A Conversation with Carol Reardon (part four)

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(part four in a series)

I’m speaking this week with historian Carol Reardon, who mentioned a few of her role models earlier in the conversation: Jay Luvaas, Charles Roland, and George C. Herring. “[T]hey provided me with a template of different things that I want to think about doing in my professional life,” Carol told me. I asked her to elaborate.

Carol Reardon: First thing they did, of course, was they made sure I met all the standards of the profession. I mean, they were tough. I can’t say I really minded. I mean, that’s why I wanted them. So they put me on the path to being as good a historian as I could possibly make myself into.

Chris Mackowski: They delivered.

Carol: They did. No question about it.

I don’t know if George [Herring] remembers this, but I have never forgotten it. It was the very first day I showed up at the University of Kentucky, and I was having my first meeting with the director of graduate studies—that was Lance Banning at the time. I’m having a discussion with Banning about what courses I should take that first semester, and one of them was the American Diplomatic History course that Herring was offering.  I just made the comment, “Well, I think I should probably take that because it would be very relevant to my interest in military history.” Then this disembodied voice from around the corner goes, “Damn right it would be.”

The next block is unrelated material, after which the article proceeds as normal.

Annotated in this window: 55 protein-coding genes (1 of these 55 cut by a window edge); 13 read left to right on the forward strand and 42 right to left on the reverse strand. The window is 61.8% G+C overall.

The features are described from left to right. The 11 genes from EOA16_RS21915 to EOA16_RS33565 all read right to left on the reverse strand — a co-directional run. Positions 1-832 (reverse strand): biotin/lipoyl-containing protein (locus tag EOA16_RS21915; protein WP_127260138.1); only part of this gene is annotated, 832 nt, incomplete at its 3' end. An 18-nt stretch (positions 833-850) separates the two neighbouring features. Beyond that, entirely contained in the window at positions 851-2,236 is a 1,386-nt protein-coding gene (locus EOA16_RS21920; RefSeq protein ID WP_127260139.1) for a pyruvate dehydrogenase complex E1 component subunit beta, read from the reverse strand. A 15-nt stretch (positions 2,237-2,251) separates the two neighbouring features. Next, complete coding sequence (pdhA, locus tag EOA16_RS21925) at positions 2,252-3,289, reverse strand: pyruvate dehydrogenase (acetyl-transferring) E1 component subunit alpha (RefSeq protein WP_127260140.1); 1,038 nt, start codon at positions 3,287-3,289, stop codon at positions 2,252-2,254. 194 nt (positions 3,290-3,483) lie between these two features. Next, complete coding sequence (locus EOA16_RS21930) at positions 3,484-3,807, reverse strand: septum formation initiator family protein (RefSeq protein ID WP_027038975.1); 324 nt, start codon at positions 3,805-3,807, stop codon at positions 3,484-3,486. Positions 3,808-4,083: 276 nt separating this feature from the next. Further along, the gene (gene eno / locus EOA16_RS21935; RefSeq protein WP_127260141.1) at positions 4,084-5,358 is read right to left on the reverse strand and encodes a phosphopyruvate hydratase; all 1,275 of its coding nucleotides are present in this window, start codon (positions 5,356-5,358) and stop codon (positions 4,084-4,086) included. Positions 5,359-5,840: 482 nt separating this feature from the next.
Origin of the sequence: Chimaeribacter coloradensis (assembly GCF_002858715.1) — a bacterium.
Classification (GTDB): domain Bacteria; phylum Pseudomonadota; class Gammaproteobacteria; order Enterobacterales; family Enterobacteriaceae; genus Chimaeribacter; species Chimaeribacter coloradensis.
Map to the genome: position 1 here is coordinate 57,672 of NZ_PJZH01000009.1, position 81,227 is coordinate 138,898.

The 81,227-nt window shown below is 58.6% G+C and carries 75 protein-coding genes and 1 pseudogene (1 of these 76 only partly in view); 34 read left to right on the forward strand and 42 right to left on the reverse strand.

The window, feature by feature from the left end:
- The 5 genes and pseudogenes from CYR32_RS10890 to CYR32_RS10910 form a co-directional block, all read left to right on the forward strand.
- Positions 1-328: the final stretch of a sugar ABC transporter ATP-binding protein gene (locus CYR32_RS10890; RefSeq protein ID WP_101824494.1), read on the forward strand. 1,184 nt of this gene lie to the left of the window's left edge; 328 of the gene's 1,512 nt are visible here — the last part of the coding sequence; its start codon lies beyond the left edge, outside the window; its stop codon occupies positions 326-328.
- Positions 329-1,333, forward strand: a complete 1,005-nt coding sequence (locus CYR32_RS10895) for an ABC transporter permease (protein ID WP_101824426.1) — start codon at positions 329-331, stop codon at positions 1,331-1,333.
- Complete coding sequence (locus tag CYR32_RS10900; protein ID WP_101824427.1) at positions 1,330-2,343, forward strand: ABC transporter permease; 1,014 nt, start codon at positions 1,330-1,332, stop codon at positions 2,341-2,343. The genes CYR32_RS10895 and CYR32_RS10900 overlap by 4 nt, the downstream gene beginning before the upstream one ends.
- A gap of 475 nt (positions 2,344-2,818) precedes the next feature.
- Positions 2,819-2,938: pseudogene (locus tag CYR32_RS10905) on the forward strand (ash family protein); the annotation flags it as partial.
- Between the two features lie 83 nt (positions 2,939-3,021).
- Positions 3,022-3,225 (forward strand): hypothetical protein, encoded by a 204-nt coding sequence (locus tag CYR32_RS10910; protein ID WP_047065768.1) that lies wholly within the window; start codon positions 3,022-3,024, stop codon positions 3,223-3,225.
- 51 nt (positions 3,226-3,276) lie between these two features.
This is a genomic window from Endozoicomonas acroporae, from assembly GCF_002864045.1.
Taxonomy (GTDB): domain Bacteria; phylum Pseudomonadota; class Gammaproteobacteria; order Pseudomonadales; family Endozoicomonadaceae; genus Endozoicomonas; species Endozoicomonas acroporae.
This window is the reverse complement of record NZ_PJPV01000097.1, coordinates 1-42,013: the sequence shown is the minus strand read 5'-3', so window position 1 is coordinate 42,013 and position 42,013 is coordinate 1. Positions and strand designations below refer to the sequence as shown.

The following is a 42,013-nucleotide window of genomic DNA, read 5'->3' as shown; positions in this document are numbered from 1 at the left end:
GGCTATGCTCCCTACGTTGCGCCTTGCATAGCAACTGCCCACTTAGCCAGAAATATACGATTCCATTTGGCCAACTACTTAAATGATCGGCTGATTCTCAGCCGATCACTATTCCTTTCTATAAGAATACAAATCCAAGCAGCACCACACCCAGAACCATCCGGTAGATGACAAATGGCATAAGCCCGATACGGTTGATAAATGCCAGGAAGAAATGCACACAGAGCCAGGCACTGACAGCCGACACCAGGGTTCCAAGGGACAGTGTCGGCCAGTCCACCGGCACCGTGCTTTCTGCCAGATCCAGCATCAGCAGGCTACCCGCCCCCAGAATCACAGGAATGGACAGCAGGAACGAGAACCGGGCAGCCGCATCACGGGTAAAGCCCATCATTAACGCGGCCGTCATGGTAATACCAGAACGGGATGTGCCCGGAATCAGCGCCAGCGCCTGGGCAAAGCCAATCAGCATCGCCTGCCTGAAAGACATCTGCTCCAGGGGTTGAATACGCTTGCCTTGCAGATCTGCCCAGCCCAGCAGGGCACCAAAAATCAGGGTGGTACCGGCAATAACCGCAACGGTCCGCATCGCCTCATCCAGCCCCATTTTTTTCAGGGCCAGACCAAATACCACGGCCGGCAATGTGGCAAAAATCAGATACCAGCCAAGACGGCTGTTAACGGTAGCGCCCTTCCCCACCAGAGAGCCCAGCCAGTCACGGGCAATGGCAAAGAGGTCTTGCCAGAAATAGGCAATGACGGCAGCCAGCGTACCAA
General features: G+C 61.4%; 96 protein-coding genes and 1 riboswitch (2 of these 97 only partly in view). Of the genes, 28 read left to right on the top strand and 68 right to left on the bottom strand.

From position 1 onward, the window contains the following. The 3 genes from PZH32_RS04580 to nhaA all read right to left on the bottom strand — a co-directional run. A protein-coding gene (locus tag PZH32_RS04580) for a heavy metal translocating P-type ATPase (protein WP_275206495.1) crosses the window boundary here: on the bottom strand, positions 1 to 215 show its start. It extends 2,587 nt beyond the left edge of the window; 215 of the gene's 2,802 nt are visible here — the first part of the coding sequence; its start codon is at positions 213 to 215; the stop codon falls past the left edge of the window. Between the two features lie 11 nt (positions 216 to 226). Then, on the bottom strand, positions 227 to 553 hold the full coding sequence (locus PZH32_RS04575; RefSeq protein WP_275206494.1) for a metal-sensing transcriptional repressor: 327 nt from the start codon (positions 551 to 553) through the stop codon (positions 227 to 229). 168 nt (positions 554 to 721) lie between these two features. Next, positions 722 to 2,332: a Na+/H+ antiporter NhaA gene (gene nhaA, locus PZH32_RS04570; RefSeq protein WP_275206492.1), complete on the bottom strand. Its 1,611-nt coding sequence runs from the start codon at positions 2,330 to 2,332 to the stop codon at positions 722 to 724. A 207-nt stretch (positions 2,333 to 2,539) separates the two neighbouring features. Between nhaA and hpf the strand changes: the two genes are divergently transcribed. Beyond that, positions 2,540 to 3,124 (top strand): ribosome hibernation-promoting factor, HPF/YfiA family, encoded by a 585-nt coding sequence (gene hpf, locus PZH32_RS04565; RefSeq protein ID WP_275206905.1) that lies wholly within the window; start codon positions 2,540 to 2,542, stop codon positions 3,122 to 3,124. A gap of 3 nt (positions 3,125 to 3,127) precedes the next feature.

What’s that? What’s going on?

Well, I finished my meeting, and I walked out and, of course, it’s Herring’s office right next door—and he was apparently waiting. When I walked out the door, he just wiggled his finger at me: “Come on in here a minute.” And he said, “You don’t know how true it will be yet, but I’m going to make you a promise.”

And I said, “yes?”

He said, “By the time you leave here, I’m going to drag you into the twentieth century, kicking and screaming if need be.”

Of course, that did happen—and I don’t think I screamed that badly. But he became the editor of Diplomatic History, the journal of the Society of Historians of American Foreign Relations. Because I’d had some previous editing experience during my South Carolina years, he asked me to be the editorial assistant and later promoted me to assistant editor. What a great opportunity for a graduate student.

But, you know, I got to watch him in action: I saw him dealing with other big names in the profession. I watched him make a lot of hard judgments on the quality of various papers. I watched him not back down when a very senior scholar would submit a paper that he did not think was as publishable as it could be, and how he was going to argue with them and convince them to re-write, and if they would not, say, “Well, sorry we aren’t going to publish it.” I saw an awful lot of good scholarship, but also outstanding integrity in the way he dealt with those kinds of issues. And, you know, there’s no way that would not make an impression on me.